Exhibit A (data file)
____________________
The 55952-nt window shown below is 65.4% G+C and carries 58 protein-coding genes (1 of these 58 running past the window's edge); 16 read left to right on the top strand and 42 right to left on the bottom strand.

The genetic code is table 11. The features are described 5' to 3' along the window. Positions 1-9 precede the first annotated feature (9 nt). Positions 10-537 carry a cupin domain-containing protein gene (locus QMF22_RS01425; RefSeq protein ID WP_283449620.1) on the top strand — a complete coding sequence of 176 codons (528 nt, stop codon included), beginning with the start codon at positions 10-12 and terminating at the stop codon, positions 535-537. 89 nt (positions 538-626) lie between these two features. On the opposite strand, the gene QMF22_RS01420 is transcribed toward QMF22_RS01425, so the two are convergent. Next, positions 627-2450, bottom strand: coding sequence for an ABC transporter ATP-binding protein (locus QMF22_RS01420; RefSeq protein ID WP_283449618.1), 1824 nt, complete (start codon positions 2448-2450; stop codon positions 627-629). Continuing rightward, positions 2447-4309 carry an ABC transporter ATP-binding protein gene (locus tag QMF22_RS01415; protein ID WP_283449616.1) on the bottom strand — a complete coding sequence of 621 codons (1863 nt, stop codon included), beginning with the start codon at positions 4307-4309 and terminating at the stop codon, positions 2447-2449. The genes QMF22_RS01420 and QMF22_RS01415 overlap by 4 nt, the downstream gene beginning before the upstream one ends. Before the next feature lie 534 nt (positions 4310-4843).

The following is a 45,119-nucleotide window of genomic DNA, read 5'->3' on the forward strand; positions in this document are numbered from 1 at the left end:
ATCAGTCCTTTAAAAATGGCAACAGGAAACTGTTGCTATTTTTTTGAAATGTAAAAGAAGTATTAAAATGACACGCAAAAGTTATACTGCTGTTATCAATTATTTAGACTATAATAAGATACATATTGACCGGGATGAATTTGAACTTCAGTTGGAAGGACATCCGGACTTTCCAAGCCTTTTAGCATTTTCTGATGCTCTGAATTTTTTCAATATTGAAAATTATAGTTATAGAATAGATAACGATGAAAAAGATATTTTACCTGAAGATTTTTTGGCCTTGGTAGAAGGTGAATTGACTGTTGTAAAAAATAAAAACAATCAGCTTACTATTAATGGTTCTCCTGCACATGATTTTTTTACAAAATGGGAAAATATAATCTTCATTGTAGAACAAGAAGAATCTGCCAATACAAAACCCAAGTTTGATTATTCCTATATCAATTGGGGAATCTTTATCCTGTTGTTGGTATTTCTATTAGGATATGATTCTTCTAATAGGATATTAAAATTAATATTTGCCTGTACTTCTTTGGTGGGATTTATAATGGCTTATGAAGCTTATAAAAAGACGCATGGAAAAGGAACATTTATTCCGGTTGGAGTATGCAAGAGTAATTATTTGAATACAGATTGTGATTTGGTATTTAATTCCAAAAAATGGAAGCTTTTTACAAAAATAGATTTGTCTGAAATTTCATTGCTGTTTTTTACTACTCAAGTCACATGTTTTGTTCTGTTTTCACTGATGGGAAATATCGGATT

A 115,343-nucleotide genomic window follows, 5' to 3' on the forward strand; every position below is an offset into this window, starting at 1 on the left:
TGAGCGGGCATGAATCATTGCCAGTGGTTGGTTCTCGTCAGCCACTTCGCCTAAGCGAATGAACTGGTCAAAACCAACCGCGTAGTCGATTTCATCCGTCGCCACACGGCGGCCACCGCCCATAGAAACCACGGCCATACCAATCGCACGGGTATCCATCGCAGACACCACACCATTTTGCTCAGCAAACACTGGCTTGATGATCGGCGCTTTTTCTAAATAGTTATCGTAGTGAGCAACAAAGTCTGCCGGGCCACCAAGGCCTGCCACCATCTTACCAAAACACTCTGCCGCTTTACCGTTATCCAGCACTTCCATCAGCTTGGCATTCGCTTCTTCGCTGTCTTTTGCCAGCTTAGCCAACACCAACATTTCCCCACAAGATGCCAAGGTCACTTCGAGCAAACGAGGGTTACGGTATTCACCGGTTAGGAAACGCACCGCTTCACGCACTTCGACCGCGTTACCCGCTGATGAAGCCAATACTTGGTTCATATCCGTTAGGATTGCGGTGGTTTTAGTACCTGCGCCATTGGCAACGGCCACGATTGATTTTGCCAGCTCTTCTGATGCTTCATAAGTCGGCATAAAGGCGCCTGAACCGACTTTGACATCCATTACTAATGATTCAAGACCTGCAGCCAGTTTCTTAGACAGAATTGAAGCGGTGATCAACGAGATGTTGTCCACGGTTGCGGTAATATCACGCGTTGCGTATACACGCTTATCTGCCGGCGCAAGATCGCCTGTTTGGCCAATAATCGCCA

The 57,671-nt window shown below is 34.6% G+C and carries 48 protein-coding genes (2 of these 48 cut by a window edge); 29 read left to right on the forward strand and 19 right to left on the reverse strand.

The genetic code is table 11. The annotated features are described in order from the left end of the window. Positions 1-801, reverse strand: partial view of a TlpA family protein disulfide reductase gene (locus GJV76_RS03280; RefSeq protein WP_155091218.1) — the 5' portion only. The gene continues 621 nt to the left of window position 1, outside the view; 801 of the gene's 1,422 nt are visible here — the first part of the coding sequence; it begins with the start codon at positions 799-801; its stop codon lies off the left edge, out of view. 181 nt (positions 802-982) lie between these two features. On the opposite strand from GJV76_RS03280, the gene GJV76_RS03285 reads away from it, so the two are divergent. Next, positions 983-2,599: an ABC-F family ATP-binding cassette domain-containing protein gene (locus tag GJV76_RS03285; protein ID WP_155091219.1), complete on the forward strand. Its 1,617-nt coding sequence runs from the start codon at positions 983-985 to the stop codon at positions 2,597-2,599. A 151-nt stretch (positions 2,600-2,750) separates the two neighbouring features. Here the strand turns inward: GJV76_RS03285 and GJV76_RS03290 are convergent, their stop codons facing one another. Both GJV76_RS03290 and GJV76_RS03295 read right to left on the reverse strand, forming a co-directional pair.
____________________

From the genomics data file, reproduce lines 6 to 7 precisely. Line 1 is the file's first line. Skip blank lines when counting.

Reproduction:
TGAGCGGGCATGAATCATTGCCAGTGGTTGGTTCTCGTCAGCCACTTCGCCTAAGCGAATGAACTGGTCAAAACCAACCGCGTAGTCGATTTCATCCGTCGCCACACGGCGGCCACCGCCCATAGAAACCACGGCCATACCAATCGCACGGGTATCCATCGCAGACACCACACCATTTTGCTCAGCAAACACTGGCTTGATGATCGGCGCTTTTTCTAAATAGTTATCGTAGTGAGCAACAAAGTCTGCCGGGCCACCAAGGCCTGCCACCATCTTACCAAAACACTCTGCCGCTTTACCGTTATCCAGCACTTCCATCAGCTTGGCATTCGCTTCTTCGCTGTCTTTTGCCAGCTTAGCCAACACCAACATTTCCCCACAAGATGCCAAGGTCACTTCGAGCAAACGAGGGTTACGGTATTCACCGGTTAGGAAACGCACCGCTTCACGCACTTCGACCGCGTTACCCGCTGATGAAGCCAATACTTGGTTCATATCCGTTAGGATTGCGGTGGTTTTAGTACCTGCGCCATTGGCAACGGCCACGATTGATTTTGCCAGCTCTTCTGATGCTTCATAAGTCGGCATAAAGGCGCCTGAACCGACTTTGACATCCATTACTAATGATTCAAGACCTGCAGCCAGTTTCTTAGACAGAATTGAAGCGGTGATCAACGAGATGTTGTCCACGGTTGCGGTAATATCACGCGTTGCGTATACACGCTTATCTGCCGGCGCAAGATCGCCTGTTTGGCCAATAATCGCCA

The 57,671-nt window shown below is 34.6% G+C and carries 48 protein-coding genes (2 of these 48 cut by a window edge); 29 read left to right on the forward strand and 19 right to left on the reverse strand.